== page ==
[INTERVIEW] Ras Kass Talks ‘Soul on Ice 2’, & Details Where He Stands In Hip-Hop

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Highly revered native Carson, California, self proclaimed Endangered Lyricist, Ras Kass, née John Austin IV, unleashed his acclaimed debut solo LP, Soul on Ice, back on October 1st 1996 via Priority Records. Now nearly twenty-three years removed, the Waterproof Emcee, who just unveiled his latest DJ Green Lantern helmed banger, “F.L.Y.,” an ode to Prince’s classic, “1999,” dropped its long-awaited follow up, Soul On Ice 2, on September 11th, featuring a hall of fame lineup of rappers / producers including; Diamond D, Pete Rock, Snoop Dogg, Immortal Technique, Justice League, Cee-Lo Green, and Everlast, to name a few.

We recently caught up with Ras Kass to talk new music, and much more.  Read the full interview below.

Parlé Mag:  Let’s hop right into the lead single: the Styles P & Lil Fame assisted “Guns n Roses” — Tell me about this particular composition; how did it even come to fruition?
Ras Kass:  Honestly Vokab sent the track, I heard the beat and immediately thought M.O.P., (as well as) The LOX. Ras chuckles I’m very grateful that I sent it to Styles and Fame, and they immediately smoked the track! Blessed for real.

Parlé Mag:  “Guns n Roses” comes courtesy of the long overdue, Soul On Ice 2, the official sequel to your now classic ‘96 solo debut of the same name — With so much anticipation already built up, what all exactly can be expected from this new project?
Ras Kass:  It’s basically my Silver Anniversary; 25 years. For me, it was about taking inventory; what have I learned? How have I succeeded and looking at my failures. Analyzing myself to see if I’ve fundamentally changed, and comparing/contrasting my opinion about society – race, socio-economics, politics etcetera – and asking if the world has changed much in those 25 years. It really hasn’t. In many ways it’s regressed.

Ras Kass interview
Parlé Mag:
  How then does Soul On Ice 2 either differ and/or compare to previous Ras Kass efforts?
Ras Kass:  I think sonically this album is daring in all the right ways. I show my diversity in a way I’ve never quite been able to on any previous album.

Parlé Mag:  For it, you teamed up with a Mello Music Group — What particular string of events actually led up to this union?
Ras Kass:  I love Mello Music, since Apollo Brown did the Blasphemy LP. I’ve always wanted to make it my home-base. I know the owner Mike, and I know that he really loves The Culture. Easy fit.

Parlé Mag:  In having said all of that, why has this particular record taken so long to finally come to fruition? What has been the biggest hold up?
Ras Kass:  No big hold up. I just wasn’t ready writing-wise. There were other topics/feelings I was dealing with, and I knew what Soul On Ice 2 needed to be for me to genuinely name something that title.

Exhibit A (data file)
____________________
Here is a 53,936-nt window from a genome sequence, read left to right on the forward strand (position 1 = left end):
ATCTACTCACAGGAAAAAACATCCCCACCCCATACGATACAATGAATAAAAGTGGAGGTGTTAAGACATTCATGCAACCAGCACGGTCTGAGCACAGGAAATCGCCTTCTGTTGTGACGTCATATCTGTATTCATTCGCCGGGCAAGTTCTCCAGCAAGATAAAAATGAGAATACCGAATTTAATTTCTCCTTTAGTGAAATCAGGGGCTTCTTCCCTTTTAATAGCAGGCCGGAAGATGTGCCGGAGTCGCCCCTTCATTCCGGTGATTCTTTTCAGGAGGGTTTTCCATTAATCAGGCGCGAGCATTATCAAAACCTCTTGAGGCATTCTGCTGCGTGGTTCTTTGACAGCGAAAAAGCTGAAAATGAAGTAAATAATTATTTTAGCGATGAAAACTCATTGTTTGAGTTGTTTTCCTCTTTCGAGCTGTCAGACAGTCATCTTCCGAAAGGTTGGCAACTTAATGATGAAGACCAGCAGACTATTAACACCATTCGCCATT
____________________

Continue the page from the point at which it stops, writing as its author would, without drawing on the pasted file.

Parlé Mag:  Switching gears here, how has not only the industry itself, but even more-so you as an individual, either changed and/or evolved since your whole inception into music?
Ras Kass:  I answer that on the album! Ras chuckles again

Parlé Mag:  Longevity, what do you attribute yours to?
Ras Kass:  I refuse to quit. I’m just as good or better than most of these ‘famous’ rappers, and I have something to prove. I deserve to mentioned with Jay-Z, Rakim, Nas, Eminem, J. Cole, Kendrick, etcetera.

Parlé Mag:  On a more serious note, are you happy with the current state of Hip-Hop? And, even more specifically, where exactly do you “fit in” when it comes to today’s current/trending sound-scape?
Ras Kass:  The music industry will always be corny. That’s (the) nature of anything going mainstream, so I don’t focus on that. I enjoy all the amazing music people are creating from their soul, and that inspires me to do the same.

Parlé Mag:  Do you have any other outside/additional aspirations, maybe even completely away from music?
Ras Kass:  I want to write scripts. I’d love to work as a writer on a late night TV show; like Seth Meyers or Colbert. I want to write for Marvel. And, I plan on publishing my first book soon.

Ras Kass 2019
Parlé Mag:  To date, what has been your greatest career achievement(s), at least thus far anyway?
Ras Kass:  Nothing in particular. It’s the memories I’ve had, and the interactions with people I was only a fan of who (I) got to meet; some I can say even became friends with. And some of those people (who) are no longer with us. R.I.P. Sean Price, Prodigy etcetera.

Parlé Mag:  As for the immediate, what’s next for Ras Kass?
Ras Kass:  SOI2. Then Jamo Gang LP; that’s me, J57 and El Gant from Brooklyn. Touring the world hopefully.

Parlé Mag:  Lastly, whatever became of your offshoot collectives; The HRSMN [alongside Canibus, Killah Priest & Kurupt], as well as Golden State Warriors with Xzibit and Saafir? Do you ever foresee (a) reunion(s) happening with either respective crew?
Ras Kass:  Saafir has a spinal injury, so his health is more important to me. We are all brothers and all communicate regularly. Many of us still do music together; just not as those name-brands.

Parlé Mag:  Any “closing” thought(s) for our readers?
Ras Kass:  Peace & Justice.

pics by V Shootz

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Todd Davis

Veteran music journalist and indie publicist Todd Davis, who hails from the San Francisco Bay Area, and has contributed to a variety of national, regional, online, weekly and daily media outlets; including The Source, XXL & Billboard, to name a few, is happy to report that he has recently joined the Parlé Magazine family. Looking forward to many great things to come...

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